Five Tools to Transform Your Quilting Experience
Every great hobby deserves great tools to make the experience more efficient and more enjoyable. There are so many tools in the quilting/sewing world and it is sometimes difficult to decide which are worth spending your money on. All you need to do is walk down one aisle of a quilt/fabric shop to be completely overwhelmed. Besides the usual rulers, rotary cutters, and cutting mats, there are five special tools that I have found to be quite helpful.
1. I have a special cutting mat that is 12” x 12” and rotates. It comes in very handy when I have blocks that have two or more sides that need to be cut because I don't have to pick up the block and move it to cut another side. I just rotate the mat so that the part I need to cut is on my right side.
2. I often use is Fons and Porter's Quarter Inch Seam Markers when I am making half-square triangles. You take two squares and line up the ruler from corner to corner on one square. Mark on both sides of the ruler. (The rotating mat works well with this technique so that you are marking each time on the right side of the ruler.) Match the two squares right sides together and stitch on the marked lines. Cut from corner to corner and open the two pieces to find two half-square triangles. Voila! Much easier than sewing two triangles together because the longer edge of the triangle usually tends to stretch.
3. When I am quilting on either the long arm or my domestic machine, I try to avoid having to mark the design if at all possible. However, there are times when you just have to. And I have tried several marking tools -- in fact, I counted 11 different ones in my sewing room. That gives you an idea just how hard it is to find one that really works well!! However, I have discovered that when marking a quilt on the long arm, I like to use the Bohin pencils. They are like mechanical pencils so the lead is very thin and the markings are very precise. I especially like the white lead because it erases easily. There is also a graphite lead for use on lighter fabrics. For hand quilting and quilting on my domestic machine with stencils, I like to use Pounce powder. It easily marks through the stencil and the powder wipes away with a small towel when water is spritzed on it.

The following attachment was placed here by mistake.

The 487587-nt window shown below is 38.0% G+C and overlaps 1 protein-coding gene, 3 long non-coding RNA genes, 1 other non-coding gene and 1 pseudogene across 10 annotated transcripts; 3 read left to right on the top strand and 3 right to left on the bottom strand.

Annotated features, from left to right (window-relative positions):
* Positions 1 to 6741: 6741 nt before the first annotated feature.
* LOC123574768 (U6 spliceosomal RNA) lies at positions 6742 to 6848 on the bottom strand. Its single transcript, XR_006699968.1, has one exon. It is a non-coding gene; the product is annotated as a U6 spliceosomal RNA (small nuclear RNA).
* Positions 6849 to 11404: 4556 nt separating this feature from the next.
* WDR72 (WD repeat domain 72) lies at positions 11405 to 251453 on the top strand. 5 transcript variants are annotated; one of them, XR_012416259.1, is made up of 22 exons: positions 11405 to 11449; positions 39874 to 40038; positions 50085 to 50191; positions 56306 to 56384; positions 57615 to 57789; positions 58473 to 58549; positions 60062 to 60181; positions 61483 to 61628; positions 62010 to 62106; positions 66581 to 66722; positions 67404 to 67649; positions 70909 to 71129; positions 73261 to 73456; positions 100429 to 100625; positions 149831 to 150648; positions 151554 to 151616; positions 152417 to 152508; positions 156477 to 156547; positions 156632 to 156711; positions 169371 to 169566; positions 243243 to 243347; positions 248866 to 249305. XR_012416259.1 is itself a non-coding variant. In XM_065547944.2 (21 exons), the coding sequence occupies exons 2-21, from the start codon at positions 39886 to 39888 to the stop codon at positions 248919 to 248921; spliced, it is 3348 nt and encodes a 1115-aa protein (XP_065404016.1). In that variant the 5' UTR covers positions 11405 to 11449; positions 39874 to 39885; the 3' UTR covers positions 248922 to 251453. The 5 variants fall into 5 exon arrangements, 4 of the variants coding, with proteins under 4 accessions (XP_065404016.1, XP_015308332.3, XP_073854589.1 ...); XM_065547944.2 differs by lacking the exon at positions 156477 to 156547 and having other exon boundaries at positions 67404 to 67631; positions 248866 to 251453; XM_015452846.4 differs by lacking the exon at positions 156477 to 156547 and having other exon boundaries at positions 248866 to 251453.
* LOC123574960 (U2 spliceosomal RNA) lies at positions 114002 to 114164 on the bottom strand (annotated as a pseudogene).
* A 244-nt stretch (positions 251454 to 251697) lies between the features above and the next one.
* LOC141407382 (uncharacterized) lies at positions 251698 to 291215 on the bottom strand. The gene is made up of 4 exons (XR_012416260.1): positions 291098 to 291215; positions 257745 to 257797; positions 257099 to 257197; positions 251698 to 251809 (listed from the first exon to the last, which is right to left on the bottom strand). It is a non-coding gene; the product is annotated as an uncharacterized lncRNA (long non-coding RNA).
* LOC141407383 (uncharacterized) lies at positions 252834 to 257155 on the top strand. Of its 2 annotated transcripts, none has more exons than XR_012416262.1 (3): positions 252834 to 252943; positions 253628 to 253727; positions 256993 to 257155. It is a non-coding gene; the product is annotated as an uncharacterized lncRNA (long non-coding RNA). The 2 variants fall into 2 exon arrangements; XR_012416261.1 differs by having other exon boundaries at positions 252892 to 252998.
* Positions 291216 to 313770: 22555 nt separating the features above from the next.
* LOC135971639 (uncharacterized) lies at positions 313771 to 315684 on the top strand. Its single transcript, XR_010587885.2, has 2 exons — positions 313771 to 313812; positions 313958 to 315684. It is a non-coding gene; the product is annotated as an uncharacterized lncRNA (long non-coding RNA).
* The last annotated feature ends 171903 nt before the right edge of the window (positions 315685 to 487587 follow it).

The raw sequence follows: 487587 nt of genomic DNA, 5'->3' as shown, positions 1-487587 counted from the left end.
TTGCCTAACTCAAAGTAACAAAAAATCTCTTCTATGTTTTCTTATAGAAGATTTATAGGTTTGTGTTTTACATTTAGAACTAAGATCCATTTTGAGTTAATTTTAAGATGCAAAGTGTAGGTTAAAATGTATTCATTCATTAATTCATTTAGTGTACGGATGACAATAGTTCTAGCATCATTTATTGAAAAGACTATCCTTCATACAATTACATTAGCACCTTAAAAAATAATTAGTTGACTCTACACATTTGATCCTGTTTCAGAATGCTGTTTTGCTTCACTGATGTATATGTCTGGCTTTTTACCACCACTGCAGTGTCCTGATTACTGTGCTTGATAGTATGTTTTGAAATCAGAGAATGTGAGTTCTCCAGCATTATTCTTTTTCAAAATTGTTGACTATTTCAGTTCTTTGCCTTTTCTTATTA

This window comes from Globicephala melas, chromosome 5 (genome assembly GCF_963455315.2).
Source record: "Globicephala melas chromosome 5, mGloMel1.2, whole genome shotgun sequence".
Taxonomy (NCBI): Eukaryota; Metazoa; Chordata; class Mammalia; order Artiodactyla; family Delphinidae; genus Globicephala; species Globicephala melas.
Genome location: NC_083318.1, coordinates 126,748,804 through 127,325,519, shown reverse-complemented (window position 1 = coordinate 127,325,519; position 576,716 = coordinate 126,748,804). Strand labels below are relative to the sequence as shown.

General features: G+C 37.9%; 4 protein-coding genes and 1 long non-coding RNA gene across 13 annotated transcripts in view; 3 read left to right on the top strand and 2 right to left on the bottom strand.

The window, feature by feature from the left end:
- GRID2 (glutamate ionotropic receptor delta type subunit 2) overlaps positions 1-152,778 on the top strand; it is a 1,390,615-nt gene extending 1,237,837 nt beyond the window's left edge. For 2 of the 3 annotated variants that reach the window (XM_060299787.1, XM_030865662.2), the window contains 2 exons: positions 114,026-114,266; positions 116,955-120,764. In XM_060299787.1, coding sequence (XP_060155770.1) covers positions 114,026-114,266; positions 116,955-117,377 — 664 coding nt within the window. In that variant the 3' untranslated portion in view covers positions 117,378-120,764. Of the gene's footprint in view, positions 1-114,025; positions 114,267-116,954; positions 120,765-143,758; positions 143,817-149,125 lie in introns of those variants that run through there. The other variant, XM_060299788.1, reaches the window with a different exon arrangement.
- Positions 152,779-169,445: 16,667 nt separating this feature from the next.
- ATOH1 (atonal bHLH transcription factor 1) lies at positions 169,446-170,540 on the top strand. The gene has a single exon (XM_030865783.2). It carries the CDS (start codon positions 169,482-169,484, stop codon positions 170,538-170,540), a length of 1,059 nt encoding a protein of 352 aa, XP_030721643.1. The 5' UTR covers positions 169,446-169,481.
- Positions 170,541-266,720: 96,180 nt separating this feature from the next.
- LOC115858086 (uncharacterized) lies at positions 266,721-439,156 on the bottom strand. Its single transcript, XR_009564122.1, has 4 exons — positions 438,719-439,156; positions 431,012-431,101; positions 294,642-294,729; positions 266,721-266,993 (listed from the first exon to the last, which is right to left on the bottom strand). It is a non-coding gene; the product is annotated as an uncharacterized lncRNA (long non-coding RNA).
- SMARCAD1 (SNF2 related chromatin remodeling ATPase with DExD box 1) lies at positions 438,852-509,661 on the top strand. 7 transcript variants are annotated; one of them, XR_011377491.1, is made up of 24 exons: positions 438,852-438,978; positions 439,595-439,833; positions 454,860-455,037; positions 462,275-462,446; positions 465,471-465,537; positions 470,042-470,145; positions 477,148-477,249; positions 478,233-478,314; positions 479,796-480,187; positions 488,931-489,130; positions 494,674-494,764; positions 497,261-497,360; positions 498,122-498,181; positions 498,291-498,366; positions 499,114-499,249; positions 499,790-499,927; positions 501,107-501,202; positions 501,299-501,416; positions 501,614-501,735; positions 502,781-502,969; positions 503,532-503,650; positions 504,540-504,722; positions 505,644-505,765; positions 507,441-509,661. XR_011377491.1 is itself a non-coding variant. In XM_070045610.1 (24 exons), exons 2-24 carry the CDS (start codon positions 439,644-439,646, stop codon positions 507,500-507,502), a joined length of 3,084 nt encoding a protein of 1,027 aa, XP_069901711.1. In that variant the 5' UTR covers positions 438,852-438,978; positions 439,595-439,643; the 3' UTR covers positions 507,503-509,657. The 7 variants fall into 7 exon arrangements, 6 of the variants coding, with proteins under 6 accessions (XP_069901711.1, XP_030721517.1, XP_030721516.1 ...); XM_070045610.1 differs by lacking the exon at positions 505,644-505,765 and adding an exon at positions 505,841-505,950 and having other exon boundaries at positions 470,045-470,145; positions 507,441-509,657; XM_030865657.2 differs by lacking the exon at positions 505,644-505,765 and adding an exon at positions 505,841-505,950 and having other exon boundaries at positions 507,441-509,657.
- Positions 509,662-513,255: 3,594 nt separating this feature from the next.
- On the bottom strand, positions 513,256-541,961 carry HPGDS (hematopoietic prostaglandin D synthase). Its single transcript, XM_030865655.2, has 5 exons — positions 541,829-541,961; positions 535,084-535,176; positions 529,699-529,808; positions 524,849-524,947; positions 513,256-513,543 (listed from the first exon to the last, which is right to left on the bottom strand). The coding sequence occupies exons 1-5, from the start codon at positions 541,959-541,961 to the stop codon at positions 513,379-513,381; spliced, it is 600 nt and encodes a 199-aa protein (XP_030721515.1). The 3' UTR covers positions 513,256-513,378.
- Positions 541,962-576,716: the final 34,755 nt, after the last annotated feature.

4. I like to paper piece and a must-have tool for this technique is the quarter inch add-a-seam ruler. In addition, a 4" x 6" index card is also helpful. The way I use these two items is to line the card up with the seam line marked on the paper and fold it over towards the card. Then put the seam marker up against the index card and cut along the edge of the fabric with the rotary cutter. When you match the next two fabrics right sides together and stitch on the marked line, you will have a quarter inch seam. Just like magic!
5. The tool that I use most often is the Angler 2. I place it on the bed of my domestic machine and use it to stitch diagonal seams to make continuous binding and longer strips when they are needed for borders. I also use it to sew squares at the corners of squares when a diagonal is required. I just did this on a quilt that I was piecing which needed 192 1½” squares. The pattern told me to mark a diagonal line on each one and then stitch on the line. With the Angler 2, I was able to skip the marking step and go right to the stitching. To accomplish that, I match a smaller square in the corner of another square or rectangle and stitch from one corner of the smaller square to the other. The extra is then cut off and the small square is pressed open forming a diagonal. Another bit of magic!!
I have a few other tools that I received for Christmas this year and I am anxious to give them a try. Maybe they will make my next "Five Favorite Quilting Tools" blog! I'd also love to know what tools you can't do without when you are quilting. Just tell me about them in the comments section below. Happy Quilting!!